Quaker A-Z: I is for Inventories, Insurances and Inclusiveness

inventoryThis is part of the Quaker Alphabet Project – click here for more information.

I is for Inventories, Insurances and Inclusiveness

Inventories and Insurances

Inventories and Insurances seem to go together – Inclusiveness perhaps less so.

Insurances are of course another of those matters where I will advise that professional guidance should be sought.

Contents

If the Meeting House contains valuable antiques (furniture, books, etc.) make an inventory with photographs to help the police if they go missing; things like TV sets, videos etc. can usefully be marked indelibly with the postcode. Some insurance companies offer lower premiums if specific security precautions are taken: ask for their advice. Know where all your keys are; the police like to have a list of keyholders. Identify any problems of security which may occur when the Meeting House is actually open.
Handbook for the Care of Meeting Houses 1996

Most people when thinking of an inventory will think of a list of the contents in the Meeting House with a monetary value attached. That list of contents often has no use except as mentioned in the quote above in case of problems. That sort of inventory is very useful and should be created and maintained by Premises committees.
However, inventories also give everyone a chance to consider what is currently in the Meeting House and to decide if it meets their requirements. “Is it useful or thought to be beautiful” to paraphrase William Morris.
Clutter isn’t a good thing no matter where it is. It is easy for it to build up in cupboards and rooms and not been seen by the regular users. Digging through the cupboards and creating space may enable the meeting to give away excess to bless someone or somewhere else or inspire an activity to use some of these materials up.
This is also a chance to work out which items/records are not needed any more, should be archived somewhere else or to realise which have been moved somewhere else and either be retrieved or that location noted. For example the discovery that one meeting’s financial records were held in an office where an ex-treasurer’s father-in-law used to work before he retired…
As a warden I more than once decided that I was indirectly decluttering other people’s houses by creating space in the Meeting House. As once shelves were cleared people felt able to bring in more records or files.
Do remember that some files and records should be stored securely without easy public access.

Inclusiveness

Inclusiveness is another complicated subject – it is important to ensure we remember that each person will have their own requirements and wants when it comes to being included. These wants and needs will change as they go through life, but thankfully so many features put in for one person or group can be used or enhance the usage of the building and grounds by others.

For more spiritual resources I do recommend Qf&P Chapter 10 “Belonging to a Quaker Meeting” especially 10.20 where George Gorman muses about how religion is about relationships between people…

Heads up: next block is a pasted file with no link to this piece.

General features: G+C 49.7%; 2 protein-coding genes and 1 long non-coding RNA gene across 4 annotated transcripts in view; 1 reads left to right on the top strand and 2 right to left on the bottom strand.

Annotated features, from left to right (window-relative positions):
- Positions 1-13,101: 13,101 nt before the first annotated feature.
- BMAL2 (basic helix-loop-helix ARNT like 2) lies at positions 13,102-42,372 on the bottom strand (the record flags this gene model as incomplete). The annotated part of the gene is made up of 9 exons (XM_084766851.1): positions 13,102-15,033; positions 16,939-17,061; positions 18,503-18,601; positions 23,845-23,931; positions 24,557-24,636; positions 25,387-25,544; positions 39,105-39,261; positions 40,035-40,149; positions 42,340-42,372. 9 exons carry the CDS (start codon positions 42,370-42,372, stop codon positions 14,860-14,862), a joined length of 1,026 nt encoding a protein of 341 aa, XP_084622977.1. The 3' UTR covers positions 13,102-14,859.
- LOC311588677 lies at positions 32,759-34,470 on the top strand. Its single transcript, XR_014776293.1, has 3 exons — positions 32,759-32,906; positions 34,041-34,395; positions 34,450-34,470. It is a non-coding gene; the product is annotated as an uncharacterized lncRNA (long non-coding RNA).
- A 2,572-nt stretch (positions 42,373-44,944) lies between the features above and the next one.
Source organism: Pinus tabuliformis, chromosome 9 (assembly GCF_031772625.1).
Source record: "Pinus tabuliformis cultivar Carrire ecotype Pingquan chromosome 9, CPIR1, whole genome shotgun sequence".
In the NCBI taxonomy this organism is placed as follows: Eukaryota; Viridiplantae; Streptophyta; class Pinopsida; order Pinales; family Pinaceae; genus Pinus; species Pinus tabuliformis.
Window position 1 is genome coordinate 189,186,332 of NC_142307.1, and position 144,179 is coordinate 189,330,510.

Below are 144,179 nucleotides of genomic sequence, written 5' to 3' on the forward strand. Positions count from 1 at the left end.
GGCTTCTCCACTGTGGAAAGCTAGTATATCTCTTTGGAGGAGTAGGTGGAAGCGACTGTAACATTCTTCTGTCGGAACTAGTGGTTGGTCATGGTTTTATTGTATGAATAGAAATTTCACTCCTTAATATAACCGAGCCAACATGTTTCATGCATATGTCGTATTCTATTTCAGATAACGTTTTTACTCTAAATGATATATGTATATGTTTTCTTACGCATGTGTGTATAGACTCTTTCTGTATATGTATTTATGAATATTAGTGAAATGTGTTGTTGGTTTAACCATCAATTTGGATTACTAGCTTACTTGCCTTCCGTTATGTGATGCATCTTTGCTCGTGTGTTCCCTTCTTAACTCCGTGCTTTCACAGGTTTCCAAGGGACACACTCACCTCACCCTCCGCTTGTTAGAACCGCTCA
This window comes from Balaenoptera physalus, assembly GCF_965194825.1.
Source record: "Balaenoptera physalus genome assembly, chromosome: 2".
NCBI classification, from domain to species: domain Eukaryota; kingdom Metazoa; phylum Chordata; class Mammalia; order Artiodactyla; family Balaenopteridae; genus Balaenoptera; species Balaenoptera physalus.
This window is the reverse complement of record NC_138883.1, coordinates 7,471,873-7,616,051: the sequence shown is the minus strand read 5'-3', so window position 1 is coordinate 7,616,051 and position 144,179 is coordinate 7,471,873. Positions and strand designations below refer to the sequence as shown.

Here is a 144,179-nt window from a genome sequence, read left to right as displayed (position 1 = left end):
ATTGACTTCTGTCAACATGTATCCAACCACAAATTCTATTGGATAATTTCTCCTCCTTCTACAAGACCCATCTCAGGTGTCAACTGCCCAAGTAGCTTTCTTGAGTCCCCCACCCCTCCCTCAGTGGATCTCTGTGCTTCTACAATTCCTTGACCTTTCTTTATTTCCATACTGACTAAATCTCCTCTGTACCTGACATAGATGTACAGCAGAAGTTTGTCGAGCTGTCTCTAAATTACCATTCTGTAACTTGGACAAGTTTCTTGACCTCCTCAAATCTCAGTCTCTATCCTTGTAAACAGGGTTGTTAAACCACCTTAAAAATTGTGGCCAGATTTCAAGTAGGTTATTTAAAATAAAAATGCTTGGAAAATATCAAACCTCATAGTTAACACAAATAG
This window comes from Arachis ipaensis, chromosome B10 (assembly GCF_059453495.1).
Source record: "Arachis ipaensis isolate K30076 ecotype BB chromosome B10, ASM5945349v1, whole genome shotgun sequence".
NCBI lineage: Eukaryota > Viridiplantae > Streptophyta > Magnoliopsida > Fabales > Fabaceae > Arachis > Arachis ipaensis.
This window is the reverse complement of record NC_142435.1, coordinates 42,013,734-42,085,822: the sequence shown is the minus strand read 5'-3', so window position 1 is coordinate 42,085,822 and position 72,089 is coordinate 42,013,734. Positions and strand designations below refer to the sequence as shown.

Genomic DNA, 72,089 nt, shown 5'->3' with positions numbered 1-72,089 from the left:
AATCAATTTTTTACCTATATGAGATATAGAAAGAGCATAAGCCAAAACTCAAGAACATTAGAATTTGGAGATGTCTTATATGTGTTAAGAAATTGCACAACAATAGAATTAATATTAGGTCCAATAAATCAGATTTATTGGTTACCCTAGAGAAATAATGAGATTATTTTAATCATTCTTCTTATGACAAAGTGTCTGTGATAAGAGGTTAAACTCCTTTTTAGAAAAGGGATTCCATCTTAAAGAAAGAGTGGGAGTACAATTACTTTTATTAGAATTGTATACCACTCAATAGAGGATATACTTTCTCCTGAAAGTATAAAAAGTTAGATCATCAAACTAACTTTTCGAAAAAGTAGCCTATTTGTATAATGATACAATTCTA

But in this post I’m going to talk about ways to ensure that all members of the Meeting feel valued and included.

Some building changes will be more expensive and time consuming…

You Tube video of sesame steps

But thankfully ensuring the meeting and its building are inclusive to all members doesn’t mean just wheelchair ramps. I mentioned these sorts of things in E is for Equality with concern about the Equality Act for 2010.

To quote the beginning of Advices & Queries 18

How can we make the meeting a community in which each person is accepted and nurtured, and strangers are welcome?

and to paraphrase the meaning of Qf&P 10.10 where Peggy McGeoghegan says “If we take seriously the nurture of our children in the worshipping group, we must start by re-appraising the whole life of the group.”

  • Could someone who is smaller or less able than others open the gate to come into the garden or enter the building?
  • Once inside could they (where it is safe) reach the interior door handles and locks?
  • Do you have appropriate cups, crockery for children and are various dietary requirements considered during your refreshments?
  • Do you have left handed scissors and kitchen tools?
  • Is there a large text version of Qf&P or other leaflets available? Or magnifying sheets?
  • During notices do you ensure that Quaker jargon is clarified?

This can mean ensuring that coat hooks are low enough for children to reach, that foot stools for sinks and hassocks for chairs are available for anyone who needs them; that handles and soap dispensers are easily used by those lacking mobility and of course that signage is good.

Balby Meeting have produced an introductory leaflet which explains in simple language about the meeting, photos and names of its members – including guide dog Cassie. The leaflet also has brief descriptions of what might happen when you visit.

  • Does your meeting consider all members when reappraising both the building and the life of the meeting?
  • What has your meeting done that worked well?

To browse through all of the posts click on the Quaker A-Z link here or in the side bar.

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About Wendrie Heywood

A life long Quaker, I've been involved in Wardening and building management for all of my professional life. I am a seasoned office manager and executor of projects, used to working either with a single manager or a committee to clarify goals and ensure that these goals come to fruition. I have successfully worked remotely, as an independent worker responsible for setting my priorities and goals with reference to the remit given.

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